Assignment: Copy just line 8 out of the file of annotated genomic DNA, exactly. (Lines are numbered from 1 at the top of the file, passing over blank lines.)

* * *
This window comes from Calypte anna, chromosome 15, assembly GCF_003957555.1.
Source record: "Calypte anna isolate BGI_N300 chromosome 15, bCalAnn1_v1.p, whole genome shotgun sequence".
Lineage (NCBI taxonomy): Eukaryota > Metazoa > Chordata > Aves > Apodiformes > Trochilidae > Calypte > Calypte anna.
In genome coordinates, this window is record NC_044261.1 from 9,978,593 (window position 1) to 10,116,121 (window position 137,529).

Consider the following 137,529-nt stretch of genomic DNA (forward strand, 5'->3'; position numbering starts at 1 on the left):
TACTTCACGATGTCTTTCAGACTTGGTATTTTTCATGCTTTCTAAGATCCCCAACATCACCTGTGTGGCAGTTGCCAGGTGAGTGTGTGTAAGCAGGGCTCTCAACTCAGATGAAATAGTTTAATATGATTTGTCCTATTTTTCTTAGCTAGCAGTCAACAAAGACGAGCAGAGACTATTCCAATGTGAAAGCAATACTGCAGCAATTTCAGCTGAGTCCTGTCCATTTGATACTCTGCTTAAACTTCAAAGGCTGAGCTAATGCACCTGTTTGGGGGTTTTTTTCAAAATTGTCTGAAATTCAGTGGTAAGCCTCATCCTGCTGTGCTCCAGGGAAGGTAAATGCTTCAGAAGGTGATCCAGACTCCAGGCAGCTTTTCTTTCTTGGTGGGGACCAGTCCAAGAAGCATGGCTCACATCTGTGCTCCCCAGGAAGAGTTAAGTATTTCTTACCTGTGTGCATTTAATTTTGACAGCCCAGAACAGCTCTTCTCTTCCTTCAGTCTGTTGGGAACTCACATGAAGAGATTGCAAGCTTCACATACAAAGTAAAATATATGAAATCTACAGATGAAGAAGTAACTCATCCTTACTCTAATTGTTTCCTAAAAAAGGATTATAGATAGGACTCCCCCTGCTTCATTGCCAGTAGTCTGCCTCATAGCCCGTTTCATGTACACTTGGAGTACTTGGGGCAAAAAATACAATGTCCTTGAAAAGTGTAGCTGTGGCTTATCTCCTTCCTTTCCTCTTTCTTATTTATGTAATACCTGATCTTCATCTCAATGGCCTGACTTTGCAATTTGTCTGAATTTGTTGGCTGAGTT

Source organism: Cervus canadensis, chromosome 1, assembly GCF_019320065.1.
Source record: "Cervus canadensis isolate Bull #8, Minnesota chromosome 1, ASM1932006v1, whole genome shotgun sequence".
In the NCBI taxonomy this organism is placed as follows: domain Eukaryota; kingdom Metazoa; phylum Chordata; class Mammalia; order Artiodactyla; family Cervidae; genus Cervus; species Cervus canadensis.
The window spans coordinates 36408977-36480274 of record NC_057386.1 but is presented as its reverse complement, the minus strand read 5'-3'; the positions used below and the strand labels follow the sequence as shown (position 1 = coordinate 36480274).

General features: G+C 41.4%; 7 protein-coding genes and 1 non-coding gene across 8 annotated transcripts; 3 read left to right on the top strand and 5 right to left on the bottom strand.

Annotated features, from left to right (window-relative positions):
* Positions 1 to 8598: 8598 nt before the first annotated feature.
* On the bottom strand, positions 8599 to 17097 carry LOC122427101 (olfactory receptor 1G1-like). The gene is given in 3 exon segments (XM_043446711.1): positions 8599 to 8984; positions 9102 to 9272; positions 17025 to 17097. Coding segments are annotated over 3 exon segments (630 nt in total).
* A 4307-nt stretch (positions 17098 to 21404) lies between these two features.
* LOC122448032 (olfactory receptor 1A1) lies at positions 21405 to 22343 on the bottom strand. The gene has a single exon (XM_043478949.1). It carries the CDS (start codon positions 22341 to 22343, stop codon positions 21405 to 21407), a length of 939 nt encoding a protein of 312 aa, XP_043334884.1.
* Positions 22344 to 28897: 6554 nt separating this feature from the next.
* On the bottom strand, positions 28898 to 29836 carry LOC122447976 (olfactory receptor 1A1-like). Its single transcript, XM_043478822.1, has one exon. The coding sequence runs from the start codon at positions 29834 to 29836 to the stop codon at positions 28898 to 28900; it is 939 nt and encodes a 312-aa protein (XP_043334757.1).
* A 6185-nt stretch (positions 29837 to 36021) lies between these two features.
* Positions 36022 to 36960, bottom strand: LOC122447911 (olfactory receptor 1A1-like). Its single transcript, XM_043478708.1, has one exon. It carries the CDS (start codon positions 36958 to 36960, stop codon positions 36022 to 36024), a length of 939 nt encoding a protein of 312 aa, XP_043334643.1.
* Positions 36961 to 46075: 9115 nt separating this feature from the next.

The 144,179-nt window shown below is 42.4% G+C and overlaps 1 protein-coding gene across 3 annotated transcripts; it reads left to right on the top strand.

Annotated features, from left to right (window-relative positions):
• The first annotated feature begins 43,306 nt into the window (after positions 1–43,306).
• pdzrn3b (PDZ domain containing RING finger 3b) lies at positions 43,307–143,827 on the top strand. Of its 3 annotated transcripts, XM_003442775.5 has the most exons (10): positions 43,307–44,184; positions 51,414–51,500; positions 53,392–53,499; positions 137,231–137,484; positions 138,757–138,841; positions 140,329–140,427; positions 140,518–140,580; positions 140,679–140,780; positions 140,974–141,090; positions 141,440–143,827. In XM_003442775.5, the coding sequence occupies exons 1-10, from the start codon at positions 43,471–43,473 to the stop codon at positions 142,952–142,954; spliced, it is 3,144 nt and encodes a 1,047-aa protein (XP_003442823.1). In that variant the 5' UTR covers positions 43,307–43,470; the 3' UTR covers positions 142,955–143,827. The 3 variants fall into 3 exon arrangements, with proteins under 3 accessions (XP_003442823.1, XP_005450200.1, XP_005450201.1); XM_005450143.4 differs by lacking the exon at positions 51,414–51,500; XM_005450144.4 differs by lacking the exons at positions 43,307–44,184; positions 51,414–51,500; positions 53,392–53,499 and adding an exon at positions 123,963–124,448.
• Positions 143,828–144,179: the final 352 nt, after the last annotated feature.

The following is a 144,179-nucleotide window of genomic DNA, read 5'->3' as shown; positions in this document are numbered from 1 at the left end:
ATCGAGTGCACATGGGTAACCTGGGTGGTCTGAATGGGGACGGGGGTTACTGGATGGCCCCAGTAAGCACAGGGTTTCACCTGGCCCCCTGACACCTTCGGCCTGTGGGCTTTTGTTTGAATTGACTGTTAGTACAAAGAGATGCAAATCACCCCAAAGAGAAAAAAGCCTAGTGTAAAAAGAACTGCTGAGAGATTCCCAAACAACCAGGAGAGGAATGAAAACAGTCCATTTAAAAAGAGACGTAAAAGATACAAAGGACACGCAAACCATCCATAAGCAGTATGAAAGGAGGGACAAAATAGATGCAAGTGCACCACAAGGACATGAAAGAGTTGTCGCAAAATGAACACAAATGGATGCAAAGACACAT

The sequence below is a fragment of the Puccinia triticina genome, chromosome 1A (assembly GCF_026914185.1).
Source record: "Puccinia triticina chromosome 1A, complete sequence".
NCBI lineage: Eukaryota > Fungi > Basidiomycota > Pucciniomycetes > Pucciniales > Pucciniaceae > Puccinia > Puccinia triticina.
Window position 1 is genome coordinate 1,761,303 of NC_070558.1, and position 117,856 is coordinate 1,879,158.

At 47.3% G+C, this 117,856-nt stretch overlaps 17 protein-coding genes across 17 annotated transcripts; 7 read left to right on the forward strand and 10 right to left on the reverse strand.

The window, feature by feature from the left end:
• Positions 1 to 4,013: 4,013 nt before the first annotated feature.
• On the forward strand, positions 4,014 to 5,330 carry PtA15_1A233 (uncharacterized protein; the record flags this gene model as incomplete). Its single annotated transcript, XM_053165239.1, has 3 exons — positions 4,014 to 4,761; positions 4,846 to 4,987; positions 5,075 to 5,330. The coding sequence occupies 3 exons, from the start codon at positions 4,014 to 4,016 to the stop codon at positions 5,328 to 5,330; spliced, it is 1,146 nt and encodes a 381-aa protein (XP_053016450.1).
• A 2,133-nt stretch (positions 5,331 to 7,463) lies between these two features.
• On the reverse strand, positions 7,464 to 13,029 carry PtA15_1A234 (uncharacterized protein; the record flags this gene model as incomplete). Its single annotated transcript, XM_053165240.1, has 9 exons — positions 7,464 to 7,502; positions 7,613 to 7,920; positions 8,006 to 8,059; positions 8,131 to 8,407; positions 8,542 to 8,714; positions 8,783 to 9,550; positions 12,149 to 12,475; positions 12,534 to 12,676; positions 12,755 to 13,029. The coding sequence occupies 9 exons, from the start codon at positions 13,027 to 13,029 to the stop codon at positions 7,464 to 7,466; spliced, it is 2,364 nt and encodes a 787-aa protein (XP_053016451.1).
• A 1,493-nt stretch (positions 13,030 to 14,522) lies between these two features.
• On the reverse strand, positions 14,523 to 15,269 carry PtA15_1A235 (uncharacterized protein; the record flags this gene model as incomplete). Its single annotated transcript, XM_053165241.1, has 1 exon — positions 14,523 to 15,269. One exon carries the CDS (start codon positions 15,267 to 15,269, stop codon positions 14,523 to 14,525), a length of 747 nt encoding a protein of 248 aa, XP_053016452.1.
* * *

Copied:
Source record: "Cervus canadensis isolate Bull #8, Minnesota chromosome 1, ASM1932006v1, whole genome shotgun sequence".